As we try to wade through the debris of an unequal society now glaringly manifest through this global pandemic and, for us, closer home, through this humanitarian catastrophe unfolding around us, it becomes imperative that we turn to an artist who has been witness to this widening rift that we see only now as it bursts at its seams, right from when the threads began to fray. We turn to Caur, who has, over the many decades of dialoguing with art – ‘There has never been a gap of even a day when I did not paint. It is the greatest gift I was given and leads to unbelievable self-discovery and new challenges every day!’ – also managed to coalesce her own unravelling through it all, a valuable lesson for us today as we grapple with the personal and the collective, without the fulcrum of certainty, however fragile it was. ‘Painting, for most artists, is always a release, a self-discovery and upliftment. Rarely does any artist think of the “returns”, the only return being immense, unimaginable freedom and joy, which I too have been fortunate to experience, even in these very dark times when images of lakhs of migrant labourers trudging hundreds of miles on empty stomachs to their small hamlets. What can one do but weep for them and share a bit of the art earnings (of the past) with the free kitchens (langars) being run? One image I did a large canvas of in these times is The Last Supper, about the rape of our God-given natural resources that led to this crisis,’ she says.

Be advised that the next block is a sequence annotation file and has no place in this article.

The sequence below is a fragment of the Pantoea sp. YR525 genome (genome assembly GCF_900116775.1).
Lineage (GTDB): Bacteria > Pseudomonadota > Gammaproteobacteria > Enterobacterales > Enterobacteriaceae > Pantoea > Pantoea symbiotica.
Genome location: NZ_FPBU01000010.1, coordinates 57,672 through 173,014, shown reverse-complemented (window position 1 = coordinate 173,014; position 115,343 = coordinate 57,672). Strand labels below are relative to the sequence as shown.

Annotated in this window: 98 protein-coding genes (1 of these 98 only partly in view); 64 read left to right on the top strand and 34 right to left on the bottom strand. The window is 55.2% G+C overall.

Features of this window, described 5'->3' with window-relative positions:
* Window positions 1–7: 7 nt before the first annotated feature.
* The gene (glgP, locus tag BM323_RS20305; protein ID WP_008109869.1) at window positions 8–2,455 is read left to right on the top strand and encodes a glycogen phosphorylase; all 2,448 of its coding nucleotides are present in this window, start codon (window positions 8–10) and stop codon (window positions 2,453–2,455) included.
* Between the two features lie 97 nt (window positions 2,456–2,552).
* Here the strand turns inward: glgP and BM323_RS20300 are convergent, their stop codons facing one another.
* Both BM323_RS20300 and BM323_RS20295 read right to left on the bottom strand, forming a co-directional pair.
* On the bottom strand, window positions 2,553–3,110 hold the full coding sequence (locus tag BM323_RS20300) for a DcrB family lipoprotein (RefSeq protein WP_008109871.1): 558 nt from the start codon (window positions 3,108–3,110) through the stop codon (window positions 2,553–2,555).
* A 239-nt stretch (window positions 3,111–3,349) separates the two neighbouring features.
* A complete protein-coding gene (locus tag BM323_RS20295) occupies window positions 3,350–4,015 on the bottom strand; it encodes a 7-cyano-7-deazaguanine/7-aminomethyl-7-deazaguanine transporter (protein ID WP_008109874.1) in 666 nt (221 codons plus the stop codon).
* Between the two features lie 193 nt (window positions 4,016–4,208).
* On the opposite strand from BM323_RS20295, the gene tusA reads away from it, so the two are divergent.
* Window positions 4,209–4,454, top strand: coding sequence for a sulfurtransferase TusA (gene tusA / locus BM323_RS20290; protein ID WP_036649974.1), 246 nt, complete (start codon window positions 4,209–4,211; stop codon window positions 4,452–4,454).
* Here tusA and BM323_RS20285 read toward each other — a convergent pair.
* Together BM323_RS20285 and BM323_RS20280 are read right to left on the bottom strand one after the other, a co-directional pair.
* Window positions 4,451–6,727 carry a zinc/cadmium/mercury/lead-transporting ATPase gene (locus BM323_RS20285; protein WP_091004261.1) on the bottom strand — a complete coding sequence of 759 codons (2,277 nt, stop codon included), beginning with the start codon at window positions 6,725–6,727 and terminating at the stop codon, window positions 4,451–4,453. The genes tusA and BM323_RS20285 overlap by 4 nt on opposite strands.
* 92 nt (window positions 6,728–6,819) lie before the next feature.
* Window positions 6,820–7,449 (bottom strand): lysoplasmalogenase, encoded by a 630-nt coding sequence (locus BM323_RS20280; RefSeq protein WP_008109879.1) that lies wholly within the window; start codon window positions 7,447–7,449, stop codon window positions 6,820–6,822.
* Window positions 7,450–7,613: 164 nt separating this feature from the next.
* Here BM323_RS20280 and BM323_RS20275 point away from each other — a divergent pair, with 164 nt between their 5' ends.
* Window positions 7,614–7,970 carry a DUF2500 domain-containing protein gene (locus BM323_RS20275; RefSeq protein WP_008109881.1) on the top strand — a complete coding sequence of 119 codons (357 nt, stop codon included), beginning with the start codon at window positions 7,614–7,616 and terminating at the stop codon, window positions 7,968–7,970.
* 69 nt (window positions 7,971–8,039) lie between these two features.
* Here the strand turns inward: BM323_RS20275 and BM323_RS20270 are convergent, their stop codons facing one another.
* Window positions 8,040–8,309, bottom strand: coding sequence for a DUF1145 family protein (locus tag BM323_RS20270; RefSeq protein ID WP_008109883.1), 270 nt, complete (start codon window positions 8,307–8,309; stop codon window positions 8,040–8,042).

In an interview with Rajiv Mehrotra for his ‘In Conversation’ series, Arpana speaks with measured unhurriedness, like she knows the road of sentences is already laid out and getting to the words any quicker is not going to make its meanings any easier. That tone stayed through this interview, much like her artworks that sing softly yet powerfully, in a voice as inherently embedded in our skin as our mothers’ lullaby transforming the terrifying darkness into an explosion of dreams.